And I have known the arms already, known them all--
Arms that are braceleted and white and bare
[But in the lamplight, downed with light brown hair!]
Is it perfume from a dress
That makes me so digress?
Arms that lie along a table, or wrap about a shawl.
And should I then presume?
And how should I begin?
. . . . .
Shall I say, I have gone at dusk through narrow streets
And watched the smoke that rises from the pipes
Of lonely men in shirt-sleeves, leaning out of windows? . . .

I should have been a pair of ragged claws
Scuttling across the floors of silent seas.

. . . . .

And the afternoon, the evening, sleeps so peacefully!
Smoothed by long fingers,
Asleep . . . tired . . . or it malingers,
Stretched on the floor, here beside you and me.
Should I, after tea and cakes and ices, (5)
Have the strength to force the moment to its crisis?
But though I have wept and fasted, wept and prayed,
Though I have seen my head [grown slightly bald] brought in upon a platter, (6)
I am no prophet--and here's no great matter;
I have seen the moment of my greatness flicker,
And I have seen the eternal Footman hold my coat, and snicker,
And in short, I was afraid.

And would it have been worth it, after all,
After the cups, the marmalade, the tea,
Among the porcelain, among some talk of you and me,
Would it have been worth while,
To have bitten off the matter with a smile,
To have squeezed the universe into a ball
To roll it toward some overwhelming question,
To say: "I am Lazarus, (7) come from the dead
Come back to tell you all, I shall tell you all"--
If one, settling a pillow by her head,
Should say: "That is not what I meant at all.
That is not it, at all."

And would it have been worth it, after all,
Would it have been worth while,
After the sunsets and the dooryards and the sprinkled streets,
After the novels, after the teacups, after the skirts that trail along the
floor--
And this, and so much more?--
It is impossible to say just what I mean!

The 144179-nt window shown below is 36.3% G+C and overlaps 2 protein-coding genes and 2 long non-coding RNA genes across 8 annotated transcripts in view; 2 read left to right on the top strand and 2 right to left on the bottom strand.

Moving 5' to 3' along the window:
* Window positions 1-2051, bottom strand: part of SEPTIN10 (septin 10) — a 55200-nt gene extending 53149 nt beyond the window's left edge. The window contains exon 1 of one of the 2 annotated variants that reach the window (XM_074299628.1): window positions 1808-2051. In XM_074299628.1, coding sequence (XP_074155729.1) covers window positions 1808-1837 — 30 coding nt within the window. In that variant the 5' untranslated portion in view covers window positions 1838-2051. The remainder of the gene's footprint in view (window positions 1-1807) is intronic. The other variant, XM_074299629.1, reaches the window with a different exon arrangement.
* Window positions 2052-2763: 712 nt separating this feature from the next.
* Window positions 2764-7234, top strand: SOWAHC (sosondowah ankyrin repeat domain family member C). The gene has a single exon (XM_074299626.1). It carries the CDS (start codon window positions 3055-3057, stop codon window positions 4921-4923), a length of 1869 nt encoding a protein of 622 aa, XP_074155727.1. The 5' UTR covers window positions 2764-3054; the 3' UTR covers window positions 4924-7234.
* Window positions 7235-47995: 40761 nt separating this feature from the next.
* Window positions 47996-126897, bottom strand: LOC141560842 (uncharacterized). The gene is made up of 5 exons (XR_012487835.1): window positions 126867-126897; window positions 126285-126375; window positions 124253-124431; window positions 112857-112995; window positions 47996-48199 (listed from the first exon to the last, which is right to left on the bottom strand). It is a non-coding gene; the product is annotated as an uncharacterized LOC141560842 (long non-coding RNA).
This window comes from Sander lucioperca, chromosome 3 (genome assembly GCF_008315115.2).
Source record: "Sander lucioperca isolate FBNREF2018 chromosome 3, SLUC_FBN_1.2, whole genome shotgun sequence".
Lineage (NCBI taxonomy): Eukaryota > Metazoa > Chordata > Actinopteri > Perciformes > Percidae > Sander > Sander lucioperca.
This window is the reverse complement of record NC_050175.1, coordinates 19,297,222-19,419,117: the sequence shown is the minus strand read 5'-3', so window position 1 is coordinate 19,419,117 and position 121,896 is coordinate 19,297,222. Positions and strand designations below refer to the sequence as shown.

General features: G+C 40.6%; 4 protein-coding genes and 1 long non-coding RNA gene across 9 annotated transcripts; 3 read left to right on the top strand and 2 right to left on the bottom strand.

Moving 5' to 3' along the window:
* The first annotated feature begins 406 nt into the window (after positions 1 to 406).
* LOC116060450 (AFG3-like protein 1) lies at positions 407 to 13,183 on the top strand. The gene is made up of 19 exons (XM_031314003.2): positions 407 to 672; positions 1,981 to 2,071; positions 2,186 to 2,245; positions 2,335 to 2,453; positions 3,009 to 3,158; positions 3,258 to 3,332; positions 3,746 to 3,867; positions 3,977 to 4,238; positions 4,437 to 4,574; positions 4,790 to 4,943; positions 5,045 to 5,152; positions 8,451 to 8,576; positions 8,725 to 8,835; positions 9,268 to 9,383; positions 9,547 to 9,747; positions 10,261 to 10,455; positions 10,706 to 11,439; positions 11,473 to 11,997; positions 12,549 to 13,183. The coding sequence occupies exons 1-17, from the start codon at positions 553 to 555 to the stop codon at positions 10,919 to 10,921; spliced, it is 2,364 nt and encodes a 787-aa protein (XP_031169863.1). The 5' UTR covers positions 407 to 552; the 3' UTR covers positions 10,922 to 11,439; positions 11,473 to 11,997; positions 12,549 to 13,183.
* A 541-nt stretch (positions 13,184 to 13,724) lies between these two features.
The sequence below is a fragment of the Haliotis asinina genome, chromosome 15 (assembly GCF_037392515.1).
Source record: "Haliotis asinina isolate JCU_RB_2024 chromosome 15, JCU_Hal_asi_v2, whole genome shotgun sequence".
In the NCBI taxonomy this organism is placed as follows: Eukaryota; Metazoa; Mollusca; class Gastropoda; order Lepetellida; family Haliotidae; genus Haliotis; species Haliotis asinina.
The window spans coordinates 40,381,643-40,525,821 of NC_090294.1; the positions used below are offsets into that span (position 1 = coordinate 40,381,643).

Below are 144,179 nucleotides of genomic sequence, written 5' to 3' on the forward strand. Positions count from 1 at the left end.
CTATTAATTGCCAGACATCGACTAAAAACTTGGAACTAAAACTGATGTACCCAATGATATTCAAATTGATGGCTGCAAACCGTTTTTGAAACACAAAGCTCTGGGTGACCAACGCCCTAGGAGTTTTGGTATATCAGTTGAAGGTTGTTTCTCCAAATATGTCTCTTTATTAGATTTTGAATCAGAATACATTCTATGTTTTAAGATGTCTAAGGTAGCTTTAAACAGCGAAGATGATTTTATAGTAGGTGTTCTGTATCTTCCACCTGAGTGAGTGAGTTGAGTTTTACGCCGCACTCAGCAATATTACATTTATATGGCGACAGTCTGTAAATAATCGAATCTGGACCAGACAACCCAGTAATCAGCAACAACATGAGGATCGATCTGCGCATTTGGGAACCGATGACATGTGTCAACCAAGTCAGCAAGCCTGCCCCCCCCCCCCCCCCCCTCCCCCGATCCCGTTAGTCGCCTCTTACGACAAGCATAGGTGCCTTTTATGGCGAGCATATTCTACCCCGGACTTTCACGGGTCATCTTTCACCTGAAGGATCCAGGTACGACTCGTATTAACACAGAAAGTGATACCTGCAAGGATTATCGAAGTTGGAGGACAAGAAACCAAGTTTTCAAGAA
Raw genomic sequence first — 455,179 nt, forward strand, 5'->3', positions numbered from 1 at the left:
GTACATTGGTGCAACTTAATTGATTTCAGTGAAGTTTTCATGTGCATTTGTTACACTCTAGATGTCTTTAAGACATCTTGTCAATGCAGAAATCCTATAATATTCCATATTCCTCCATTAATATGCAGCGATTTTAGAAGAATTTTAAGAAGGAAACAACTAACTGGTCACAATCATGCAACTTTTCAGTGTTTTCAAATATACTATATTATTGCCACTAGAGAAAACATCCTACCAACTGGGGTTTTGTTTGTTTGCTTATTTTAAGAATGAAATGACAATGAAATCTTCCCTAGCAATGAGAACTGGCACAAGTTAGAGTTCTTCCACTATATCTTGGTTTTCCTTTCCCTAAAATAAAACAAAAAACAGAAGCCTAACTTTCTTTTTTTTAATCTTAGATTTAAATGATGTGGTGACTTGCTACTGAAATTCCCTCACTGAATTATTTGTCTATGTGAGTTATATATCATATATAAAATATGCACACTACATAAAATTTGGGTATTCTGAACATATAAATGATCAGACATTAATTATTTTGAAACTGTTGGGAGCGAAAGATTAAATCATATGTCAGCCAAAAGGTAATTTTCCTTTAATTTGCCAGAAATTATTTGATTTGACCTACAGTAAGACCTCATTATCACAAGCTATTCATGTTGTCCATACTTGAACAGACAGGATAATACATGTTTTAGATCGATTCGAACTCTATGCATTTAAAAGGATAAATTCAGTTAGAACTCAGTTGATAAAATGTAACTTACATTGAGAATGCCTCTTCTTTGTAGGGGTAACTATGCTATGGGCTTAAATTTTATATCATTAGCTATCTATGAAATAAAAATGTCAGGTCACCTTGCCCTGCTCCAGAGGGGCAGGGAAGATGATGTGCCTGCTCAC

But as if a magic lantern (8) threw the nerves in patterns on a screen:
Would it have been worth while
If one, settling a pillow or throwing off a shawl,
And turning toward the window, should say:
"That is not it at all,
That is not what I meant, at all."

. . . . .

No! I am not Prince Hamlet, (9) nor was meant to be;
Am an attendant lord, one that will do
To swell a progress, start a scene or two,
Advise the prince; no doubt, an easy tool,
Deferential, glad to be of use,
Politic, cautious, and meticulous;
Full of high sentence, but a bit obtuse
At times, indeed, almost ridiculous--
Almost, at times, the Fool.

I grow old . . .I grow old . . .
I shall wear the bottoms of my trousers rolled.

Shall I part my hair behind? Do I dare to eat a peach?
I shall wear white flannel trousers, and walk upon the beach.
I have heard the mermaids singing, each to each.

I do not think that they will sing to me.

I have seen them riding seaward on the waves
Combing the white hair of the waves blown back
When the wind blows the water white and black.

We have lingered in the chambers of the sea
By sea-girls wreathed with seaweed red and brown
Till human voices wake us, and we drown.


(1) A passage from Dante Alighieri's Inferno (Canto 27, lines 61-66) spoken by Guido da Montefeltro in response to the questions of Dante, who Guido supposes is dead, since he is in Hell:. The flame in which Guido is encased vibrates as he speaks: "If I thought that that I was replying to someone who would ever return to the world, this flame would cease to flicker. But since no one ever returns from these depths alive, if what I've heard is true, I will answer you without fear of infamy."
(2) Anesthetized with ether; but also suggesting "made etherial," less real.
(3) Cheap bars and restaurants used to spread sawdust on the floor to soak up spilled beer, etc.
(4) The great Renaissance Italian artist.
(5) Cookies and ice cream.
(6) Like John the Baptist (see Matthew 14: 1-12)
(7) A man raised from death by Jesus (see John 11: 1-44). Eliot may also have had in mind the Lazarus in the parable told by Jesus in Luke 16:19-31, in which case the poetical Lazarus would have returned to deliver a message which the Biblical Lazarus could not.
(8) Early form of slide projector.
(9) Shakespeare's sensitive hero known for procrastination.